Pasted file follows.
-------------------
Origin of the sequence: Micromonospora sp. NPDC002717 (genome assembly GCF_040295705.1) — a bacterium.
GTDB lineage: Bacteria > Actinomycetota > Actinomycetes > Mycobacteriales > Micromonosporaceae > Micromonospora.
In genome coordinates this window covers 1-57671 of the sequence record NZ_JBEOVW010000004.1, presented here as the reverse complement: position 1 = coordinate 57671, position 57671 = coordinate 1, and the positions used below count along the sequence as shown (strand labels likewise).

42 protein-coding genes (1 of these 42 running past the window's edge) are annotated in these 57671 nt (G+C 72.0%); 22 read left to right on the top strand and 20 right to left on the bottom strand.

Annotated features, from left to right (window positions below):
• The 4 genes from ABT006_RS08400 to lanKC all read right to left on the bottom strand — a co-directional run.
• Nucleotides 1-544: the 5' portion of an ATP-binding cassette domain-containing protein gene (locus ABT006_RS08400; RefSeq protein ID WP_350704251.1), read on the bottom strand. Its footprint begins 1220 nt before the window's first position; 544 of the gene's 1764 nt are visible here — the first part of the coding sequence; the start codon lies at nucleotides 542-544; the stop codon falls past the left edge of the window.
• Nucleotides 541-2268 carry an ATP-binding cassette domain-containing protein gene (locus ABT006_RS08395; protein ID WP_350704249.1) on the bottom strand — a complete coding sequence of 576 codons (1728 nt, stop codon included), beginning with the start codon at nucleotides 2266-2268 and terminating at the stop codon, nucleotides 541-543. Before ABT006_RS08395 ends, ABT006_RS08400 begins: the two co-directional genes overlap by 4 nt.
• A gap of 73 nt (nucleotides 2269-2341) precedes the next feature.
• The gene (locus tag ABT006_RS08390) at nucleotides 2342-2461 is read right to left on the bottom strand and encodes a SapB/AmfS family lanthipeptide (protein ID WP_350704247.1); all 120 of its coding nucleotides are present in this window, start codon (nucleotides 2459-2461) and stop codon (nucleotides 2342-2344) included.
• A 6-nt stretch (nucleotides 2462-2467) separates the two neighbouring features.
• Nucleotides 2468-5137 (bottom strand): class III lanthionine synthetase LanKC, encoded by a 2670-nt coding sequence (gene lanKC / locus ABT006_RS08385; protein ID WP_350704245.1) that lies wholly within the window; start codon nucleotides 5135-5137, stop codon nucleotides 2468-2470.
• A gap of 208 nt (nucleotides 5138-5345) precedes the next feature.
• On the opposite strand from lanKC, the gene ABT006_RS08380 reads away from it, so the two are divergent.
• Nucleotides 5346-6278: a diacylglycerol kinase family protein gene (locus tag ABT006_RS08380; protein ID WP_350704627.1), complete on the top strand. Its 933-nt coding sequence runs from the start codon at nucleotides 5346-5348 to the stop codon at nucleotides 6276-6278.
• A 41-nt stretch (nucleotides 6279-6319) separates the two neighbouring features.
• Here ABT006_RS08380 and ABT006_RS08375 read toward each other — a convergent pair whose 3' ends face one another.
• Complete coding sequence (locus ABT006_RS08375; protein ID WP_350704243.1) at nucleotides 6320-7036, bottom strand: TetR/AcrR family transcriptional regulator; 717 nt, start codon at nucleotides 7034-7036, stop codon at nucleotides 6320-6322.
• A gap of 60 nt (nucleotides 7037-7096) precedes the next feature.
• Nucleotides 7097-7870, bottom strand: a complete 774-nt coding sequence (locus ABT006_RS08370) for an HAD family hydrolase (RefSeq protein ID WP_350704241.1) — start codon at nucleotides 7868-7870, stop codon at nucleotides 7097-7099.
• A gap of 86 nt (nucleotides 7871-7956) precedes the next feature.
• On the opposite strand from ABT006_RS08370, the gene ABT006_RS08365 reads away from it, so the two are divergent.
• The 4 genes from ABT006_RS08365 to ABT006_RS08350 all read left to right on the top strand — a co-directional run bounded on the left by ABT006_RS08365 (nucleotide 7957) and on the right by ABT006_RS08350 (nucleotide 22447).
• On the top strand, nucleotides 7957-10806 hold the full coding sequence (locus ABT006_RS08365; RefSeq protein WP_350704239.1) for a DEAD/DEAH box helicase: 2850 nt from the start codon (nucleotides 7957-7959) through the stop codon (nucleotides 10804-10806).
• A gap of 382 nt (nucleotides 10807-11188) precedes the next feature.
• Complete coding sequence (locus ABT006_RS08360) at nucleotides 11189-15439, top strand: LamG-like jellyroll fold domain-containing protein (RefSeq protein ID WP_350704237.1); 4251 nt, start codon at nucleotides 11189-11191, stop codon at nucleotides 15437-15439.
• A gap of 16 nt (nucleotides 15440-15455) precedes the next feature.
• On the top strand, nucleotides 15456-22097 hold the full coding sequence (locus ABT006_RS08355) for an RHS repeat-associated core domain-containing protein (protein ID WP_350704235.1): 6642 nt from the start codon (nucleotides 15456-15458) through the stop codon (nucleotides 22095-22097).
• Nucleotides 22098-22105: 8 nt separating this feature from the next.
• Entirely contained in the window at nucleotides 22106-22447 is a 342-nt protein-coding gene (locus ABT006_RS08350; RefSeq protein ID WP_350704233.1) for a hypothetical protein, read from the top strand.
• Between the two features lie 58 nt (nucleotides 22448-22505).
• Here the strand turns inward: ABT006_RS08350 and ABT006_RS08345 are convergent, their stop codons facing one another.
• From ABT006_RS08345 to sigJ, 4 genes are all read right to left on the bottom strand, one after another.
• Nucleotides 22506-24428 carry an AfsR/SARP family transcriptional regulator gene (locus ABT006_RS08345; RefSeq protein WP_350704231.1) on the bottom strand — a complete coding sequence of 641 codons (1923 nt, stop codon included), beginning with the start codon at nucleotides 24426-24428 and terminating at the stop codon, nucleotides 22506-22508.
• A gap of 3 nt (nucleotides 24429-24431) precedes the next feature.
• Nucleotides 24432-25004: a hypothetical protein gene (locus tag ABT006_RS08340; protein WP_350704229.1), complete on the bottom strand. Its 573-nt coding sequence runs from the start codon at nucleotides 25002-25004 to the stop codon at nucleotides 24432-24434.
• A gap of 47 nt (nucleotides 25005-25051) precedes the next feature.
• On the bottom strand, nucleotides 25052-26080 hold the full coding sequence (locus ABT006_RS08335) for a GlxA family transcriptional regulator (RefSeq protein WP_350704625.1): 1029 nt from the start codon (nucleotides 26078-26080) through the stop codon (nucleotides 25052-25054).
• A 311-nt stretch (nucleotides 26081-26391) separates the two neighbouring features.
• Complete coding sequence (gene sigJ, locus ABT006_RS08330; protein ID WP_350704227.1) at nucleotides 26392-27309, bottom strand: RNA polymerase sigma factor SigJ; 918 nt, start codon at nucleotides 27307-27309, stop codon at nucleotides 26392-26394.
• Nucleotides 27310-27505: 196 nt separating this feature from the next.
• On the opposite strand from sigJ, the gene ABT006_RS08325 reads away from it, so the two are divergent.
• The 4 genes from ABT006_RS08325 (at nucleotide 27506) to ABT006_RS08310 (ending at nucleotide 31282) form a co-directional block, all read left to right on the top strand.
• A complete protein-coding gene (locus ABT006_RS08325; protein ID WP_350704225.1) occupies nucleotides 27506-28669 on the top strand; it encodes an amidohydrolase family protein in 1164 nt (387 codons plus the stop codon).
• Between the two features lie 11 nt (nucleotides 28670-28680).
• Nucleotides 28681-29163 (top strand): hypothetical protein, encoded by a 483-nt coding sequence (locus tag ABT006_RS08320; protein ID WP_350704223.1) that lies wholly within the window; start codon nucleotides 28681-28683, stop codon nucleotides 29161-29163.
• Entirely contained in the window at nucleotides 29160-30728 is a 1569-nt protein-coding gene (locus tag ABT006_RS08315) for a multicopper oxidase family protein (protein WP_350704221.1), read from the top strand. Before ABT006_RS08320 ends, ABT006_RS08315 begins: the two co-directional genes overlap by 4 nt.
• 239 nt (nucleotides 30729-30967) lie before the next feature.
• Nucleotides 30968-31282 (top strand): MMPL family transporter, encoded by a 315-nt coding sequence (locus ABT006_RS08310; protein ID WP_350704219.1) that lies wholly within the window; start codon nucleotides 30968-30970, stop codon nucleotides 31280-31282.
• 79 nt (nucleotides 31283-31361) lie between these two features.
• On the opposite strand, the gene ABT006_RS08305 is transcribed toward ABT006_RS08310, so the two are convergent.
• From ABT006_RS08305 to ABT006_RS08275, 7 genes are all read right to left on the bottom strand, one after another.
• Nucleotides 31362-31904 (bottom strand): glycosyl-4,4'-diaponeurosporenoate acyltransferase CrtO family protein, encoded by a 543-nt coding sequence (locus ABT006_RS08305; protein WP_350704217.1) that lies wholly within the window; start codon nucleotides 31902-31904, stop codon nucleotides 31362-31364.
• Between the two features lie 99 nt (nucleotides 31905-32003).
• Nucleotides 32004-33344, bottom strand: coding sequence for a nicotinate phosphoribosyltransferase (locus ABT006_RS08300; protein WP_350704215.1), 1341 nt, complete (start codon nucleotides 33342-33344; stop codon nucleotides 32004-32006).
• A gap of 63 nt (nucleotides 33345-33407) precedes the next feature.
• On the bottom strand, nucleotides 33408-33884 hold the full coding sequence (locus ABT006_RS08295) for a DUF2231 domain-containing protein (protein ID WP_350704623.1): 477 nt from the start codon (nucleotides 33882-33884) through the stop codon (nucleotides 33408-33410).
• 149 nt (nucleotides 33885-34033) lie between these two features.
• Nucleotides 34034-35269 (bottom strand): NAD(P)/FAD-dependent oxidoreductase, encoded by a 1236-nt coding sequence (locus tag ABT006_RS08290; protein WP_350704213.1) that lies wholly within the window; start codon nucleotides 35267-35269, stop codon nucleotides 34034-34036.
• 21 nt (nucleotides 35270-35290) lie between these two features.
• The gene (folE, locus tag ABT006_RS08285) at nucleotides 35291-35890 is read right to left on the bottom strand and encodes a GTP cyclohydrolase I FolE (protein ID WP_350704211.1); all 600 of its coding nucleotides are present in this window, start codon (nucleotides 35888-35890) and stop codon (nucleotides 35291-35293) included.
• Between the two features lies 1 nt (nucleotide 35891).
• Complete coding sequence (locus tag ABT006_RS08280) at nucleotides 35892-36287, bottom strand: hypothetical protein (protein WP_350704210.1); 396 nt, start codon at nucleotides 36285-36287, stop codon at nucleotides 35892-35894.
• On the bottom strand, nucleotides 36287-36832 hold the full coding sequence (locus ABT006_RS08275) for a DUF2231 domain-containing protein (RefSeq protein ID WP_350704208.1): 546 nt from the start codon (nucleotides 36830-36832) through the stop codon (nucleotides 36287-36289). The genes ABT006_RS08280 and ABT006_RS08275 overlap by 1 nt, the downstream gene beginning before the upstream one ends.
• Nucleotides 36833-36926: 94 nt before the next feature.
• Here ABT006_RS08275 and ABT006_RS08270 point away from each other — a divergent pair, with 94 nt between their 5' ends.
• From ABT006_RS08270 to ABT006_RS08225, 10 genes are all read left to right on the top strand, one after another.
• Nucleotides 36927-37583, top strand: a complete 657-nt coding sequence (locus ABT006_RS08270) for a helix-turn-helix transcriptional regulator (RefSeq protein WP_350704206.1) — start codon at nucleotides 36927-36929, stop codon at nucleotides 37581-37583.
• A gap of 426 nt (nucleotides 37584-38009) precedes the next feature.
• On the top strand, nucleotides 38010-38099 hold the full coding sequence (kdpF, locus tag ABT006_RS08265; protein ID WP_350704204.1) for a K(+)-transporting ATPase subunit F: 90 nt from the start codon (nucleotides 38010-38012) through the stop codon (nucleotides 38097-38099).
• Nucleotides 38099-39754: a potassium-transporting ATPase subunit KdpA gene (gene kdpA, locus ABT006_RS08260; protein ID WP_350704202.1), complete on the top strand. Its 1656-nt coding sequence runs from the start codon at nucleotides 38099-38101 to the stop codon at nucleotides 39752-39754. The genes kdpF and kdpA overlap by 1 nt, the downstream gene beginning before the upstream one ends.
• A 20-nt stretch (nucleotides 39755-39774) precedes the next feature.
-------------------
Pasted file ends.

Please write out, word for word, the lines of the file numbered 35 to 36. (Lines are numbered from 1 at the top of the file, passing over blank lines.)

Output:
• A gap of 3 nt (nucleotides 24429-24431) precedes the next feature.
• Nucleotides 24432-25004: a hypothetical protein gene (locus tag ABT006_RS08340; protein WP_350704229.1), complete on the bottom strand. Its 573-nt coding sequence runs from the start codon at nucleotides 25002-25004 to the stop codon at nucleotides 24432-24434.